Academic requirements:

Offers made to candidates will be conditional upon A-level results (AAA grades at A-level, including grade A in the Modern and/or Classical Language(s) to be taken at degree level if currently studied) or equivalent qualifications. Applications from students taking equivalent examinations such as the International Baccalaureate are welcome. Applicants studying both classical languages to A-level, or only one, are equally welcome, as are those who may have only studied to GCSE level (who follow the Course II option).

Written tests:

Candidates must take the Classics Admissions Test (CAT) and the Modern Languages Admissions Test (MLAT) on 3 November 2021. These tests are administered by Cambridge Assessment Admissions Testing and separate registration is required for each of these two tests by 15 October 2021. Further details of these tests can be found here:

Written work:

For Classics, candidates are required to submit two essays or commentaries. For Modern Languages, two pieces of written work must be submitted, at least one of which should be written in the language you are applying to study (if currently studied). The deadline to submit all written work is 10 November 2021.  Further information can be viewed here.

Deferred Entry:

Applications for deferred entry to Jesus College are accepted. You must apply for deferred entry at the time of application to Oxford: you cannot change your mind after an offer has been made. Please refer to departmental web sites for subject-specific advice. You should be aware that applicants who are offered places for deferred entry will generally be among the strongest of the cohort for their subject. We would not usually offer more than one deferred place per subject in order not to disadvantage the following year’s candidates. In some cases, an applicant for deferred entry may be offered a place for non-deferred entry instead. If you require any further advice, please contact the Admissions Officer via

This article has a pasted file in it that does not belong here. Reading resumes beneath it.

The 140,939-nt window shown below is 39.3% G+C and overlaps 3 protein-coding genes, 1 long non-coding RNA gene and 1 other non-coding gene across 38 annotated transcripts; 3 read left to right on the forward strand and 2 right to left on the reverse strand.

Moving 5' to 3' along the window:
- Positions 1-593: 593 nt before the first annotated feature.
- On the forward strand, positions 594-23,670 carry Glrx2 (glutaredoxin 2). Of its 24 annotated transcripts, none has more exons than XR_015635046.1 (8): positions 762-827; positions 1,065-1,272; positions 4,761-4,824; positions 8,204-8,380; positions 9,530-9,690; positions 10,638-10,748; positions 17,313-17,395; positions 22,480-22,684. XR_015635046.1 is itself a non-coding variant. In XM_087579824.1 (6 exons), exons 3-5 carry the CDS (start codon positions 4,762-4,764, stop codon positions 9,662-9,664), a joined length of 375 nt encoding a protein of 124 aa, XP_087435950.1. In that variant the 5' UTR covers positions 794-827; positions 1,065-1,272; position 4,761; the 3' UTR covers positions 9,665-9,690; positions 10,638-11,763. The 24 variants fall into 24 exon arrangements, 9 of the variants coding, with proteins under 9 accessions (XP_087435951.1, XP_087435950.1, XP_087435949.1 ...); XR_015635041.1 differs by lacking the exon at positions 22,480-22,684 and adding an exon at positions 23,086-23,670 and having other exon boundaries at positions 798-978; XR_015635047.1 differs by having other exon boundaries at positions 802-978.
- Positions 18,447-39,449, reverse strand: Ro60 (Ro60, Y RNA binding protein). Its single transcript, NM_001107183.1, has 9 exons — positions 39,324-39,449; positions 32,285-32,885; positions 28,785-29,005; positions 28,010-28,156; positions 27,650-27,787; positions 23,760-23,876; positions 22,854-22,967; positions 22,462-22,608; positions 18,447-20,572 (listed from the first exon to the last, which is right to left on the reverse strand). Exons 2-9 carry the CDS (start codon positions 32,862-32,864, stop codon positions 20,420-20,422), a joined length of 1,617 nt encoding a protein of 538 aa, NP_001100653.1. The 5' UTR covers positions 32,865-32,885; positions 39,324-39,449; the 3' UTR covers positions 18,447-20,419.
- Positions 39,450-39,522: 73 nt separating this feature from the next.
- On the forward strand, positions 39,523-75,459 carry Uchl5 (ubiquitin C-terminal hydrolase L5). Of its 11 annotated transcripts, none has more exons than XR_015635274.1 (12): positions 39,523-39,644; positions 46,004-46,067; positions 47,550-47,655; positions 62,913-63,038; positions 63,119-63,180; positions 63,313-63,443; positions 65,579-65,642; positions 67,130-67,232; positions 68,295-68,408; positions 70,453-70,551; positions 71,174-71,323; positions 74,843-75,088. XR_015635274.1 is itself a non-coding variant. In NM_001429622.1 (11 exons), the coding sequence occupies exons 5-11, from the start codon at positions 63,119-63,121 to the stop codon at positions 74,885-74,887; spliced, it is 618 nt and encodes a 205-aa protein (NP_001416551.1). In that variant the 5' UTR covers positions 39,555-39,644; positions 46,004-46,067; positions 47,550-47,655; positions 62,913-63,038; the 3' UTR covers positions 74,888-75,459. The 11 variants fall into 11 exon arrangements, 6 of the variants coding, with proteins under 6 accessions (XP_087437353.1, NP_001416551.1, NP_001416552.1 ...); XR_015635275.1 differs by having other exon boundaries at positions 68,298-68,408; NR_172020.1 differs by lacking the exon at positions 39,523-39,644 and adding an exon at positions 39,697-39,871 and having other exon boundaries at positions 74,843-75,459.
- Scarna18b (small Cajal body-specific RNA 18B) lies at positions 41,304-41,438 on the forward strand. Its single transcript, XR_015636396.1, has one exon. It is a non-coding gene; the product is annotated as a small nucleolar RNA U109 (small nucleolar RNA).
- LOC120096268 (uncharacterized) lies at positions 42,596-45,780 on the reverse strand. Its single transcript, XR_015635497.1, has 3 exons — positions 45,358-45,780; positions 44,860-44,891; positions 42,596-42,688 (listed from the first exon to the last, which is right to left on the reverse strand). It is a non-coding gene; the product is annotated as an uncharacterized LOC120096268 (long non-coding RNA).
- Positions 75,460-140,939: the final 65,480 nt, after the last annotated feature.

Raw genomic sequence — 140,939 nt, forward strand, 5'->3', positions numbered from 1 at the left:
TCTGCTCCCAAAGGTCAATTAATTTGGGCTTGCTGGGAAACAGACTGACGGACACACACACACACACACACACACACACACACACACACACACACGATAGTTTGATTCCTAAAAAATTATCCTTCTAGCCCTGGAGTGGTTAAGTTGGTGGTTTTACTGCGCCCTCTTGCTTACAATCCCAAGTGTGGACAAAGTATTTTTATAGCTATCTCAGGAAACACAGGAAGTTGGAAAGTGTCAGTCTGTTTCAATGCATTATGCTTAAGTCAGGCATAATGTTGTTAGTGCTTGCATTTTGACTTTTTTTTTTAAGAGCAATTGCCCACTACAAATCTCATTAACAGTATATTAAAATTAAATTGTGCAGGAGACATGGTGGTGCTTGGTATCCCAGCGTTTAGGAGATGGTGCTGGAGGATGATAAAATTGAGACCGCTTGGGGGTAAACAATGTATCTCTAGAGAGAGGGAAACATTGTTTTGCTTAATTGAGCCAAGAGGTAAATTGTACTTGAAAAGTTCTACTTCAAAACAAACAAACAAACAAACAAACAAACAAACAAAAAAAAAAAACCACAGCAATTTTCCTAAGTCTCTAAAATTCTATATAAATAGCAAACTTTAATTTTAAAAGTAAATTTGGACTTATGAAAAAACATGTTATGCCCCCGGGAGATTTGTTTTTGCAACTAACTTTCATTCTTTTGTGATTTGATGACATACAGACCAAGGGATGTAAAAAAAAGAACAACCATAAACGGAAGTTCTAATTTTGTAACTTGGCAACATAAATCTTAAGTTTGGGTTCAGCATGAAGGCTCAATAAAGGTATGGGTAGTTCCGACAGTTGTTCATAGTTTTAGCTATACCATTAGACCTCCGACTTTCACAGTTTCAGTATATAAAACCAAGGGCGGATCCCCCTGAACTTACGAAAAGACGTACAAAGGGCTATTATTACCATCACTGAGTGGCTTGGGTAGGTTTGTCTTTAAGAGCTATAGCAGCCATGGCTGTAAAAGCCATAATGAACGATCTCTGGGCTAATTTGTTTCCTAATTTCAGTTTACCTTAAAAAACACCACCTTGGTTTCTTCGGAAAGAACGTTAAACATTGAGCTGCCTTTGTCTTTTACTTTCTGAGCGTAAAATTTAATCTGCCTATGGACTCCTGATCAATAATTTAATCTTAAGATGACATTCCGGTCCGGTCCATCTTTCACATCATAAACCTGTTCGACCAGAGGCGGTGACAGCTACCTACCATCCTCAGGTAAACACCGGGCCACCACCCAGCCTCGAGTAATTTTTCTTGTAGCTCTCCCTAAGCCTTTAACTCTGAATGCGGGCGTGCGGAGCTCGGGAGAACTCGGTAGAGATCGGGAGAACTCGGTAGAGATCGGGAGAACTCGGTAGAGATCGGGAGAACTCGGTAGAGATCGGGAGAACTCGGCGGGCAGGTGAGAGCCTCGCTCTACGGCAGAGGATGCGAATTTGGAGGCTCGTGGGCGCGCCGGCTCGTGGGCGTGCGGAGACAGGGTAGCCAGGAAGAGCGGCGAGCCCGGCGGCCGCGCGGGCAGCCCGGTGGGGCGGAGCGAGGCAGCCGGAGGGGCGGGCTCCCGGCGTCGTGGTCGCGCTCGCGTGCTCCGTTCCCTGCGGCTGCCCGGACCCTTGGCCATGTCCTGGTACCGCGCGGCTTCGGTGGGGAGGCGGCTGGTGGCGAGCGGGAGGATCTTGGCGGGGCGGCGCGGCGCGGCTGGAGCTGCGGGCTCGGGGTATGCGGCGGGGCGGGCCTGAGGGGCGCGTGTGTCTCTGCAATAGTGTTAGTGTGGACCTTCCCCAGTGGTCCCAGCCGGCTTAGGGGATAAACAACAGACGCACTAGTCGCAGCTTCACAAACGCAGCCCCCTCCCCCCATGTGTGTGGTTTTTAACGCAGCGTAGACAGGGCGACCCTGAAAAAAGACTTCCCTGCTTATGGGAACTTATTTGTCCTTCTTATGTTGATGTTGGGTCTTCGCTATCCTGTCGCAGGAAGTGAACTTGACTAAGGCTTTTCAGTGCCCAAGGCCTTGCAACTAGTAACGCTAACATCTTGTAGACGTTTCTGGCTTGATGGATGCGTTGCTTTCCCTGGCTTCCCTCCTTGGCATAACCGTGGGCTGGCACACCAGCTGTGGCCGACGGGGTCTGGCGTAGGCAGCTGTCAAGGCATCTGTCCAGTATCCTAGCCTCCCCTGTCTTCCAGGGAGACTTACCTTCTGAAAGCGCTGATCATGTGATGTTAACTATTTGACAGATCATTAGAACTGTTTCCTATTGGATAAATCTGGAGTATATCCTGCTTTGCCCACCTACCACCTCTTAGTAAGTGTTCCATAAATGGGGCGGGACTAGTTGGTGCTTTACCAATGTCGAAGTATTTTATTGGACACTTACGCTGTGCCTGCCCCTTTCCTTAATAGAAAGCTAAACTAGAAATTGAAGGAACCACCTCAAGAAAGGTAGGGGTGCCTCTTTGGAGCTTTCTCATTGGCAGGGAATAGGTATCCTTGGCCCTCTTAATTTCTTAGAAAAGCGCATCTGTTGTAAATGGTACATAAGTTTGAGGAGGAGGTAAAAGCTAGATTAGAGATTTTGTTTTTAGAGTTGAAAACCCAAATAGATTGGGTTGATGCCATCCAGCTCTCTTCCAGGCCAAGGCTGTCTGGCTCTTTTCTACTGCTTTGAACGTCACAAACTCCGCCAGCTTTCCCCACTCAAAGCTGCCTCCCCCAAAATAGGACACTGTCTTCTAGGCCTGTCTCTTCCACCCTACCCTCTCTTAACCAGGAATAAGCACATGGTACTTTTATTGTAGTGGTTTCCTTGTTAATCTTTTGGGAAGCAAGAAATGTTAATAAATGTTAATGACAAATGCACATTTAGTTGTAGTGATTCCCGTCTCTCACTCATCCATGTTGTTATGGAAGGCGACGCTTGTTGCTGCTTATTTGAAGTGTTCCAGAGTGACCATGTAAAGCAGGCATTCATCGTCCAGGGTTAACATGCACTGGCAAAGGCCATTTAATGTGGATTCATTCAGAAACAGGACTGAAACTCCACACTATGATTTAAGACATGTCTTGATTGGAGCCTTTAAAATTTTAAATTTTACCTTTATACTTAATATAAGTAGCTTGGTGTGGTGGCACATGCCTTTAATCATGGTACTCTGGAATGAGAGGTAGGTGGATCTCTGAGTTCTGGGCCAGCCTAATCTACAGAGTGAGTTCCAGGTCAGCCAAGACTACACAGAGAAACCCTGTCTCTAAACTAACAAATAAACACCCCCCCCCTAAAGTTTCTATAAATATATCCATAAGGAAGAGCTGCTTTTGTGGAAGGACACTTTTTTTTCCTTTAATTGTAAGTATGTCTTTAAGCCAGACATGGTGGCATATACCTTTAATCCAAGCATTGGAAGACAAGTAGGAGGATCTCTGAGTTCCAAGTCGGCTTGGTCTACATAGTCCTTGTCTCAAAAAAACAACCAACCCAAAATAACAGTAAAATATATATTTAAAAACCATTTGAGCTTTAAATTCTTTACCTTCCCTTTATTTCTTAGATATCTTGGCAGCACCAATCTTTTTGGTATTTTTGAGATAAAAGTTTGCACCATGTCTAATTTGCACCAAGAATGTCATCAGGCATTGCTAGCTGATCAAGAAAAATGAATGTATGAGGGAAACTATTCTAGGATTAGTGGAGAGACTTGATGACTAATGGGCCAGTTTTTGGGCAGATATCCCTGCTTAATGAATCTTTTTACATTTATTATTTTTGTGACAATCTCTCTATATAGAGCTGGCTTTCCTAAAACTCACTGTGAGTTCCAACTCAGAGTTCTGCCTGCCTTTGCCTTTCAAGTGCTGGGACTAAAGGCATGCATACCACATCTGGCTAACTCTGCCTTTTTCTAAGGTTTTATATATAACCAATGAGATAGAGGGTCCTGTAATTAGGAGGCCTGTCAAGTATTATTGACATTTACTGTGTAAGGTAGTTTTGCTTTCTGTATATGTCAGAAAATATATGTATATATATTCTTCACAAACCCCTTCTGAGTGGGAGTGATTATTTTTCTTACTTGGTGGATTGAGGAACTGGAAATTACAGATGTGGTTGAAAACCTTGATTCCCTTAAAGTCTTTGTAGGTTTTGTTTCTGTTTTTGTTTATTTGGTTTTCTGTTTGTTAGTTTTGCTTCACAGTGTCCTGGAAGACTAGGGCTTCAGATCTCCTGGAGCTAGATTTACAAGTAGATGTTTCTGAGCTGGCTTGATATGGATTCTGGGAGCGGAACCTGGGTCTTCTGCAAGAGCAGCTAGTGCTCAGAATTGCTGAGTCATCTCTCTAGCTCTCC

In Oxford there is a larger concentration of teachers of classical subjects, and of graduate students, than anywhere else in the world. The following degrees are offered at postgraduate level:

  • MSt (1 year) or MPhil (2 years) Greek and/or Latin Language and Literature
  • MSt or MPhil Greek and/or Roman History
  • DPhil Classics

Oxford has a large, varied, and active teaching and research community in Modern Languages. There are over ninety members of the Faculty, with research interests spread across the full chronological range of the languages and into most areas of linguistics and literary study. The College welcomes applicants for the following degrees in Medieval and Modern Languages:

  • MSt or MPhil Modern Languages
  • DPhil Medieval and Modern Languages
  • MSt Women’s Studies

Graduates in Classics and Modern Languages go on to a wide variety of careers, including the media, teaching, acting, management, advertising and librarianship, as well as working with international companies or organisations. Recent Classics and Modern Languages graduates include an investment manager and a trainee solicitor.

Further information about Classics and Modern Languages at Oxford can be found on the faculty websites:


Modern Languages

Information about Admissions is available here.